Ads are part of equation
I DON’T really understand why people complain about advertising so much.
While ads are annoying, they do serve an important function: they pay for the stuff you watch. But sadly, advertising is beginning to infiltrate places it never used to be found.
SBS had to resort to selling advertising some time ago to balance its operating costs and, with its continued federal government funding on shaky ground, you can probably expect to see a little more of it in the future.
Even some pay- TV networks rely on advertising these days, much to the disgust of subscribers who assumed ( quite reasonably) that by paying a subscription for their TV content would mean advertising wasn’t necessary.
And Youtube has started wedging advertising into some of its more hightraffic channels as well.
Naturally, users complained loudly about the commercial intrusion ( on a free service nobody was forcing them to use) but the ads have stayed.
And, funnily enough, the world’s biggest video- sharing website didn’t collapse under an exodus of disenchanted users – people accepted it, got over it, and got on with their lives.
Ads are annoying, that’s the point – if they’re not intrusive, they won’t be noticed. If they’re not going to be noticed, nobody’s going to pay to advertise. Advertising is a necessary evil in the world of free media. TV shows and online newspapers don’t produce themselves and not everyone has government funding.
And for all the complaints about how advertising is flooding our electronic media these days, it isn’t anything new.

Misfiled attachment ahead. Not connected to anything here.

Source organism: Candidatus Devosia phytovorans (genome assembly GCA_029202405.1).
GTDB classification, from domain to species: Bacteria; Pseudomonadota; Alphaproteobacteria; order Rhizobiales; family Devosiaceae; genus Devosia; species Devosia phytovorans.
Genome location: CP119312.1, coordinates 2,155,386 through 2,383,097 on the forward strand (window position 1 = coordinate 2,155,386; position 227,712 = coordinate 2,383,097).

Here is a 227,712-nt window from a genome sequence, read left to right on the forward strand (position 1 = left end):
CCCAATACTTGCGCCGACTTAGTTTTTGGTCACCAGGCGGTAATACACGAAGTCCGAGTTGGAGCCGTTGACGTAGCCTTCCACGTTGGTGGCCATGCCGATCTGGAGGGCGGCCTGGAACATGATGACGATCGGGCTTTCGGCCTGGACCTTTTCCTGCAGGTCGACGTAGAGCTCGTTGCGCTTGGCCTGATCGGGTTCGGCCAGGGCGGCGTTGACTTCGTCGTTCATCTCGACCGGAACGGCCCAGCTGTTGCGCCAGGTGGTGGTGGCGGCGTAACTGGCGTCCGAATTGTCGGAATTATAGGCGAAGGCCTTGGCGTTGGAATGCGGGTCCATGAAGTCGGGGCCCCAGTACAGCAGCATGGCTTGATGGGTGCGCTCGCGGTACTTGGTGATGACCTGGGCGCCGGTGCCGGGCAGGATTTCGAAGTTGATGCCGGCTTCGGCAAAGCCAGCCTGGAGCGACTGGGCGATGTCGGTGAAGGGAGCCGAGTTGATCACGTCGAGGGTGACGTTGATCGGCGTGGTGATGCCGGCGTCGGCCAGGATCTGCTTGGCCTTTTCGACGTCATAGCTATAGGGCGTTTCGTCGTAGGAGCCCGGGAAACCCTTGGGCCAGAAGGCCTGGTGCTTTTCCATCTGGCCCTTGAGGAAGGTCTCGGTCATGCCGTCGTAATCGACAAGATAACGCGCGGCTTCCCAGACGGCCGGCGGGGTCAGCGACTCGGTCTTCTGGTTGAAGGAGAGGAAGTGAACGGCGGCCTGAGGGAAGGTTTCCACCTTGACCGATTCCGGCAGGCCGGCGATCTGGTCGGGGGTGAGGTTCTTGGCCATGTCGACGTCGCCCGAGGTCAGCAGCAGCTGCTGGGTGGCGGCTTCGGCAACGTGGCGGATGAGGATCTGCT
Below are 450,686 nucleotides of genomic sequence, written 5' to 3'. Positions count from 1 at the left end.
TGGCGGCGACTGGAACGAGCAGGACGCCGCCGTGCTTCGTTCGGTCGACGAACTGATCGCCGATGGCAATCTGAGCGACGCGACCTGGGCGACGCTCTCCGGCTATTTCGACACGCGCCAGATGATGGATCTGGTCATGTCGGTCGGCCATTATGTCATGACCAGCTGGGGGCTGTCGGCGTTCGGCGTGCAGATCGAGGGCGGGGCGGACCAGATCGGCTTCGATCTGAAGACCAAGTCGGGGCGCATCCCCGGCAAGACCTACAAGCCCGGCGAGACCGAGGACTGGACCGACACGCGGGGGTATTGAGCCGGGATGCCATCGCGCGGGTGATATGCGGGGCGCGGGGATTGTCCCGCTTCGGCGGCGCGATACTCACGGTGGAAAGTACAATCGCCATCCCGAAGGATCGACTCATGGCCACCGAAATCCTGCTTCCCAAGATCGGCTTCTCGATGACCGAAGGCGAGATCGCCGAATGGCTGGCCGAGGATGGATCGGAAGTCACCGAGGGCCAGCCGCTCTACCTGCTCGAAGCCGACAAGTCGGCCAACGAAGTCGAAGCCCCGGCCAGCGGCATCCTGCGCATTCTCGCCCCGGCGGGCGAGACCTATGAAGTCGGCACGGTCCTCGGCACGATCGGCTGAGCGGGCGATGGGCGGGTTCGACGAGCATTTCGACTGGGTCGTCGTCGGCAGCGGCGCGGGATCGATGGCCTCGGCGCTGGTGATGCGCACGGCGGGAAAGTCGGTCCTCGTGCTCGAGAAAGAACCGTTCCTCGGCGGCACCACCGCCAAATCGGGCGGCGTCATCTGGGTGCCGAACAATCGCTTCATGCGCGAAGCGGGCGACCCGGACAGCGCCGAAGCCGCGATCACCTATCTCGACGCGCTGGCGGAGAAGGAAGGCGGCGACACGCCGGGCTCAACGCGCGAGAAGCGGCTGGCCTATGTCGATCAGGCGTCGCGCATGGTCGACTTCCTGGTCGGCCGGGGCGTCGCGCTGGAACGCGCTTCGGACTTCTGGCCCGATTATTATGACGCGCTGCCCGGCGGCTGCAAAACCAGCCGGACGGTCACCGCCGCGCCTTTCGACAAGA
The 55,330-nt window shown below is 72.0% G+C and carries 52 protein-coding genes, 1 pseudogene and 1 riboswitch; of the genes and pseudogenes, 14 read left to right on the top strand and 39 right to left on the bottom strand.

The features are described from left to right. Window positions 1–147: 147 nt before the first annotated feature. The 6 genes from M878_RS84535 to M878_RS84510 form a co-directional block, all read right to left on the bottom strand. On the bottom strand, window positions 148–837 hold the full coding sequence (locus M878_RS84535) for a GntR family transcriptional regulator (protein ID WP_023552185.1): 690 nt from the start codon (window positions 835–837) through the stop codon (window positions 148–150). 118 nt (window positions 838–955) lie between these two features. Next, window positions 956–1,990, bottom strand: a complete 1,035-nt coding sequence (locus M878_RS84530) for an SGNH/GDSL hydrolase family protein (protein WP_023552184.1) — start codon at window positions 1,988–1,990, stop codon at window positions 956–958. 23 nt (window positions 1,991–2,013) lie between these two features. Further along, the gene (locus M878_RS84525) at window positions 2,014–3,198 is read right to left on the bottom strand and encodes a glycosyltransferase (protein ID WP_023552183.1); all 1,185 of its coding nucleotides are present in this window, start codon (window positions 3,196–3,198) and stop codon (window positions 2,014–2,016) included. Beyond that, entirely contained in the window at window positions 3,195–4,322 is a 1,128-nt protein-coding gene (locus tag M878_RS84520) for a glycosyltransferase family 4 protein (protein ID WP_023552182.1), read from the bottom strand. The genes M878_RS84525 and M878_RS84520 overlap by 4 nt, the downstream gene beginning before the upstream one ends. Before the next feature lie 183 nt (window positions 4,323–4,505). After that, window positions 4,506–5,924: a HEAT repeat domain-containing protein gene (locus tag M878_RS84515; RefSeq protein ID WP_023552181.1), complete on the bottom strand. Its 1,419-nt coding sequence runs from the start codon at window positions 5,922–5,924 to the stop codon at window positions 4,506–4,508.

Free- to- air TV has been subsidised by advertising and sponsorship practically since the first shows hit the airwaves. Although people generally don’t like watching ads, they have generally been accepted as part of the landscape.
Streaming and downloading content online is becoming more popular as a way of watching TV and movies in the internet age and TV networks and production companies are learning that there is little point trying to fight this.
They are learning to embrace it and use it. For it to be sustainable, it also needs to be profitable.
TV networks who stream selected shows online through ‘‘ catch- up’’ services are already making this evolution, offering their content for free online – all you have to do is watch one ad at the beginning of each segment.
Seriously, that’s not exactly a humanitarian atrocity is it?
If a few ads mean our TV and movie content online continues to be available easily and for free, it’s a small price to pay.
Free information and entertainment is great, but remember there’s no such thing as a free lunch. Someone has to pick up the tab, and advertising has been doing that for decades.
Speaking of lunch, it’s time for a word from our sponsor . . .